I think after three, it’s sort of like, I’m sorry. You know, like, sometimes I just don’t have the brain space to respond. And I know that I should try and respond to everyone. But I think after three, I’ve seen it. He reminded me of it. If it’s important and applicable to something I’m going to write I will come back to you. But yeah, after about three, I’m good. So wait, so one, two, fair game. Yeah, I think that there are some times when I’ll, I’ll look at it. And I’ll be like, I can’t get to this now. Or like, I need to think about this. And the follow up or the final follow up or you know, third follow up, will, you know, bump that back up to the top of my emails, and that’s helpful. I think the timing in between your follow ups matters also.

Lexie Smith 

Okay, so what’s what’s the tip on timing there?

Theresa Christine

I think my something that irritates me is when someone emails me one day and the next day, they follow up super quick. If it’s if it’s time time sensitive, that’s one thing. I understand that. But if I’ve gotten quite a few recently, where people have followed up just the day after, and I don’t like that.

Lexie Smith 

Okay, fair enough.

Lexie Smith 

Mar Yvette is an LA based lifestyle writer and editor who has worked with some of the world’s most recognized media companies, including a news abc city search, Huffington Post, Playboy magazine, and good day LA. She’s the founder and editor in chief of home Girl Talk, and online platform that connects and promotes women from all walks of life, particularly women of color, and Episode 16. We talk about knowing your audience how to break into the media world, and she gives us a pretty amazing byline opportunity.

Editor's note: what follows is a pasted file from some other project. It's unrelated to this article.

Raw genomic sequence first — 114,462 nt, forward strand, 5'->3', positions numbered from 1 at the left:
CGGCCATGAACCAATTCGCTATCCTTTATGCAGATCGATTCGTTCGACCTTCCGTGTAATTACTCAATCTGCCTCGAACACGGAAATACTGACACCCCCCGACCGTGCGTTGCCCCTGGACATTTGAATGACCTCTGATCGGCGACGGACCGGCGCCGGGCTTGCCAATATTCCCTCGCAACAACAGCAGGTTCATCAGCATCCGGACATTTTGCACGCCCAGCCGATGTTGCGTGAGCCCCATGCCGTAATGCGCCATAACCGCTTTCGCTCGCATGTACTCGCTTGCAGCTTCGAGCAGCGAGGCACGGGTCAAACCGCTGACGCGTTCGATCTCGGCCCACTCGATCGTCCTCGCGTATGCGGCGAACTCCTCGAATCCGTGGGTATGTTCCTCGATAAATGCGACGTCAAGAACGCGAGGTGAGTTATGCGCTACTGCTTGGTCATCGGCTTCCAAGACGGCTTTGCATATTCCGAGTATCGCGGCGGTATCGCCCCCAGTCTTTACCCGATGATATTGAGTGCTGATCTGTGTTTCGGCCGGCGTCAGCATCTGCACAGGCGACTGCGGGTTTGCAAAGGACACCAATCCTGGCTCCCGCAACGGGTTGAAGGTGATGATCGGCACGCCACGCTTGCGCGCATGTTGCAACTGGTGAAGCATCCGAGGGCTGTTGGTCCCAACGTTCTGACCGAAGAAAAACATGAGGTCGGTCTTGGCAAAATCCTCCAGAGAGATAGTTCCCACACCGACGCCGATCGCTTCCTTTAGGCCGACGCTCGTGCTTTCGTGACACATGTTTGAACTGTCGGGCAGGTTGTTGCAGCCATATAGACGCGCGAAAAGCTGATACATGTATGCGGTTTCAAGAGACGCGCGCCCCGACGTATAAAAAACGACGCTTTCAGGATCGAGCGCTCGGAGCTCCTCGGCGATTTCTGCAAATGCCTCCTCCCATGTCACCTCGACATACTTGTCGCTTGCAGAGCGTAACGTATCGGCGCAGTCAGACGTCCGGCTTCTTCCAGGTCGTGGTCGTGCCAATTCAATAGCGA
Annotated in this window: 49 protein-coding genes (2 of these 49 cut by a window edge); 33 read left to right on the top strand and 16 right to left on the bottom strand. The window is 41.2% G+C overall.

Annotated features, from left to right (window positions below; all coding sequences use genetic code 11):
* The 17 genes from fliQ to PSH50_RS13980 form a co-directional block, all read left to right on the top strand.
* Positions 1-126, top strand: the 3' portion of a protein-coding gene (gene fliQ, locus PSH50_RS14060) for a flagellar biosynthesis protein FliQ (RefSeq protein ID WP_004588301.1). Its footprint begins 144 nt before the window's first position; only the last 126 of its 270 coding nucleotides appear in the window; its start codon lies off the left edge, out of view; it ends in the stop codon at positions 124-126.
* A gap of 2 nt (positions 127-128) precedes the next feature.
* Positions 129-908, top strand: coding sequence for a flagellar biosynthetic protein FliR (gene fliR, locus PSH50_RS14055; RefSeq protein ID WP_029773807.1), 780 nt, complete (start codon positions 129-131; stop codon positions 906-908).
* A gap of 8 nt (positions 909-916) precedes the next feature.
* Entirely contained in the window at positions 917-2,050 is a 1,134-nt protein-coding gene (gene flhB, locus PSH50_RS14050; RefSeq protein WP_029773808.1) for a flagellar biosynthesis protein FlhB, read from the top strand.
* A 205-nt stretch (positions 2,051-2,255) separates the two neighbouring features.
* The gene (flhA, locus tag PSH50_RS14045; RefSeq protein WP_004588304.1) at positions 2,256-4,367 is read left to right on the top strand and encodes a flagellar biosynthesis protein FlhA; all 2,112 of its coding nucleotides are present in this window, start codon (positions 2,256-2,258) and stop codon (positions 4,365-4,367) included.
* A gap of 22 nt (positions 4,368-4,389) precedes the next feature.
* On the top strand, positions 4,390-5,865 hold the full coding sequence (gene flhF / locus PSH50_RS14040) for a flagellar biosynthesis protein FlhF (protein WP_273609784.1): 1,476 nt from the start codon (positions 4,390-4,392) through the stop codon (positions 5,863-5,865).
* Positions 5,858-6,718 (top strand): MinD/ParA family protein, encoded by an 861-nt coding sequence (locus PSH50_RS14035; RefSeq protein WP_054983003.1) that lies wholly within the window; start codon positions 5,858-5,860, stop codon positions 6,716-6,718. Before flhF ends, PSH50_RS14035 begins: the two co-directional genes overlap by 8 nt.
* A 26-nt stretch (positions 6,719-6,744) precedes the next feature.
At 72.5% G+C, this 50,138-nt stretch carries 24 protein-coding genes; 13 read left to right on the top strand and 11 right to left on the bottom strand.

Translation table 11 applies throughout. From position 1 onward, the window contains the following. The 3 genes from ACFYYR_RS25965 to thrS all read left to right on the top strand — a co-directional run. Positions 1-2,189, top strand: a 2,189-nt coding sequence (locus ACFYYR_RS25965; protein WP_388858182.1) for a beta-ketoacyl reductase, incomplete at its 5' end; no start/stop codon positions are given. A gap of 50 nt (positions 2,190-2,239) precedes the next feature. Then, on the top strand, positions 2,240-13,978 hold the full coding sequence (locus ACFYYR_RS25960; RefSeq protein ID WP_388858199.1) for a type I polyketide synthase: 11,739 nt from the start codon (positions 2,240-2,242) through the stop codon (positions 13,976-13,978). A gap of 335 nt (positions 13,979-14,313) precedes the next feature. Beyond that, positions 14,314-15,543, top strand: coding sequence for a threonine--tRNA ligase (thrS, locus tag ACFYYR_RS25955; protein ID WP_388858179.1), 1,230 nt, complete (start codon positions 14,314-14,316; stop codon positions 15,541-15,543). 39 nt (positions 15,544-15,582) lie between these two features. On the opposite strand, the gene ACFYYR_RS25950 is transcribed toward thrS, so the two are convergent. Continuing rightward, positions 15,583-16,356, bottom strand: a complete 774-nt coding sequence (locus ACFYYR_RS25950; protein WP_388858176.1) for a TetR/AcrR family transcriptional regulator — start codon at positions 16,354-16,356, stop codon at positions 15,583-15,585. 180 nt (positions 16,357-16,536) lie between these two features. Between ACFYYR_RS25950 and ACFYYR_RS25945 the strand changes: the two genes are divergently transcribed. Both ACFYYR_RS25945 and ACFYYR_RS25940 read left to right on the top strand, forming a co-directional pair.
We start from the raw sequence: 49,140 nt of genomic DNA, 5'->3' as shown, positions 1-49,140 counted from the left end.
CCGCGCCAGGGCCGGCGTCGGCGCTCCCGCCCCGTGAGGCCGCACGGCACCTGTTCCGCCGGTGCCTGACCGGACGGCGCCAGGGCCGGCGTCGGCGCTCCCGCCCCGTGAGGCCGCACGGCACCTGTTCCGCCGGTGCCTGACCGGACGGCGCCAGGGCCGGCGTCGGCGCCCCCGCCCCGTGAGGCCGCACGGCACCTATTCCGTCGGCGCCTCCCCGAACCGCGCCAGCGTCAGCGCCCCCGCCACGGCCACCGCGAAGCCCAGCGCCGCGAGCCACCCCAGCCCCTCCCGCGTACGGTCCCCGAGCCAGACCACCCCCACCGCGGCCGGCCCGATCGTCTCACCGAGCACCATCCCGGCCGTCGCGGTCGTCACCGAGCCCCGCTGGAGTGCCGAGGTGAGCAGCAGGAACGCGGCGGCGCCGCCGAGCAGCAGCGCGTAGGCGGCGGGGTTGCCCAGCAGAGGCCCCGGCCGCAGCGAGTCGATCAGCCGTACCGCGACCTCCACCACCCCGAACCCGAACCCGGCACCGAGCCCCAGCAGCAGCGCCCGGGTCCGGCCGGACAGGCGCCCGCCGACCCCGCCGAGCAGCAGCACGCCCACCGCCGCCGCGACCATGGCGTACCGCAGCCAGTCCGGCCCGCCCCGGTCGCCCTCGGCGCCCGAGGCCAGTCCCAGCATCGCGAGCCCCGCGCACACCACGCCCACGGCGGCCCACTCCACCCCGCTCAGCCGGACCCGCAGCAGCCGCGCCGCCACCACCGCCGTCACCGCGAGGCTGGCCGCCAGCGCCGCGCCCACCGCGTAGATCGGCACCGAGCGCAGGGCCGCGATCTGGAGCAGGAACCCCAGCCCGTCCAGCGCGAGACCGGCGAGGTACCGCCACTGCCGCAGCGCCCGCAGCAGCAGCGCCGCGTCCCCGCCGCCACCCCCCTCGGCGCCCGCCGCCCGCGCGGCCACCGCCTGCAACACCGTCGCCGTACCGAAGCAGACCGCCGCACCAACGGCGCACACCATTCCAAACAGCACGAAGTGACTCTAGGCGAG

Lexie Smith 

Anytime I have someone that’s a member of the media on here, I’d like to do a couple preferential quick fire rapid fire questions so there’s no right or wrong. It’s just what do you prefer? So first up, do you and let me clarify, you do still get pitched?

Mar Yvette

Oh, yeah, everything’s around that topic. Okay.

Lexie Smith 

Do you prefer a certain day of the week to be pitched?

Mar Yvette

Not Monday.

Lexie Smith 

Not Monday, okay? How about a certain time so mornings, afternoons, evenings, it really doesn’t matter.

Mar Yvette

It’s just like Monday seem to be the days that everybody pitches in the day everything, you know, most everyone is back to work. So it’s just like a flurry. So that’s why I say not Monday, any other day, but Monday, and any time of the day, I mean, I’m in from my computer all day long. And sometimes I’m you know, just head down in an article or edit whatever it might be. And I’m not going to check my email every five seconds. So you know, I’ll check the first bunch, maybe in the morning, get through those, delete what I don’t need, and then go through the second round. And then so go for the day.

Lexie Smith 

How do you feel about follow ups?

Mar Yvette

Um, I don’t mind them. If you’ve been in the scene a little bit, you know, long enough, if you know, you’re the person pitching. You know, it’s very nice when they say just gently following up just kindly following up on this. I don’t mind that at all. And as a matter of fact, it actually has helped me.

It often actually helps me. it’ll remind me like, oh, shoot, I didn’t respond to that. Or Oh, yeah, I said I was gonna do that. Girl. I think even you had to follow up with me for this for this podcast, so yes, it works.

Lexie Smith 

One last Rapid Fire question. Do you care about who’s pitching you? Let me clarify what I mean by that. Does it have to be a publicist pitching you or can a founder pitch you?